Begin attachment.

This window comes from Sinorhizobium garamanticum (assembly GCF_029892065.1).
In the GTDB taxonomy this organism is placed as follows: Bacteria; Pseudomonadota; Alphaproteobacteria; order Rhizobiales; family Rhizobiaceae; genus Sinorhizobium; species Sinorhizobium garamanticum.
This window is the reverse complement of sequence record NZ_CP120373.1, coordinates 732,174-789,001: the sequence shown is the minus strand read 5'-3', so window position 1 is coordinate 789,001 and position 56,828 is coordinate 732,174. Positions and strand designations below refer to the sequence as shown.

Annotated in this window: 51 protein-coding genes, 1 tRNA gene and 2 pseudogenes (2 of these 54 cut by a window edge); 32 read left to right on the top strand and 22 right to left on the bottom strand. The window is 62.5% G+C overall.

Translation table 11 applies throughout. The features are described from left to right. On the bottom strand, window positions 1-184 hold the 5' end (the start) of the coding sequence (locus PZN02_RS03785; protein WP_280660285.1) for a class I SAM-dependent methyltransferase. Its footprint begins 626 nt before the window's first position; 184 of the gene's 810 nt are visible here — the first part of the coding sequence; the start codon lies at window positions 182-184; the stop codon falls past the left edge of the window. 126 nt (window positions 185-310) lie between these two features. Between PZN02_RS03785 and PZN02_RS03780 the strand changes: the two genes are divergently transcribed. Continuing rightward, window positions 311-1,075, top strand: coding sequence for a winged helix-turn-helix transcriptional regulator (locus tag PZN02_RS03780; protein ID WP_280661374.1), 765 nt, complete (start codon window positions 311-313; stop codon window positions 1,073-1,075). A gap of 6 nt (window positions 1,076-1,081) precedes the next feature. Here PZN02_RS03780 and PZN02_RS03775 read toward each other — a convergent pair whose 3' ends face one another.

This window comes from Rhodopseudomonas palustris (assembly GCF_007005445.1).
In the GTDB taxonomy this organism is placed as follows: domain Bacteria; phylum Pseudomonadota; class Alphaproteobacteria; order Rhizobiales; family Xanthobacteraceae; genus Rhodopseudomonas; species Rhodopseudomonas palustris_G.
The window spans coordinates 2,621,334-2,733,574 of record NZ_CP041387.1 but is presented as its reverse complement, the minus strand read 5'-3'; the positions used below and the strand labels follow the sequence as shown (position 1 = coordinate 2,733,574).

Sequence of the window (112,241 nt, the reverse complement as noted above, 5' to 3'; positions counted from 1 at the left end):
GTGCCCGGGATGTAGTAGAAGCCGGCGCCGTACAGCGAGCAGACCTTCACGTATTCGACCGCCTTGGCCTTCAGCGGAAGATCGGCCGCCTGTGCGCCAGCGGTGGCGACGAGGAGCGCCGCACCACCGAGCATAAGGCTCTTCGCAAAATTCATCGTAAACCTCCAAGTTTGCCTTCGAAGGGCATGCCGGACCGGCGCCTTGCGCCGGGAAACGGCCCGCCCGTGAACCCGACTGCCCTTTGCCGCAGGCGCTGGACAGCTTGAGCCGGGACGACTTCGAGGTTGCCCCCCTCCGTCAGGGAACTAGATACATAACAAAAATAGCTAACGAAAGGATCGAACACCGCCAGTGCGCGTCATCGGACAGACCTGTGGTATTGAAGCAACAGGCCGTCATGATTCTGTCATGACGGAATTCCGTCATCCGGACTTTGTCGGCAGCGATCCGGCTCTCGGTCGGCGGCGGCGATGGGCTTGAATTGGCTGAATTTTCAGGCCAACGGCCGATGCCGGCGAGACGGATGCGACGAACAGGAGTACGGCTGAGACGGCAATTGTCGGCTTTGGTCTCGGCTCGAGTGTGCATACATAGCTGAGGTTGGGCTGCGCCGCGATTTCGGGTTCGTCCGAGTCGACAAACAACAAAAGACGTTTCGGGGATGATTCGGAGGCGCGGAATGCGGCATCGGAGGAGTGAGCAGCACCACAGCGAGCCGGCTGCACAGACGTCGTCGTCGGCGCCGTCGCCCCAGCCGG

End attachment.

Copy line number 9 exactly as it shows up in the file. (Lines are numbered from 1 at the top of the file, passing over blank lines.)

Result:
Sequence of the window (112,241 nt, the reverse complement as noted above, 5' to 3'; positions counted from 1 at the left end):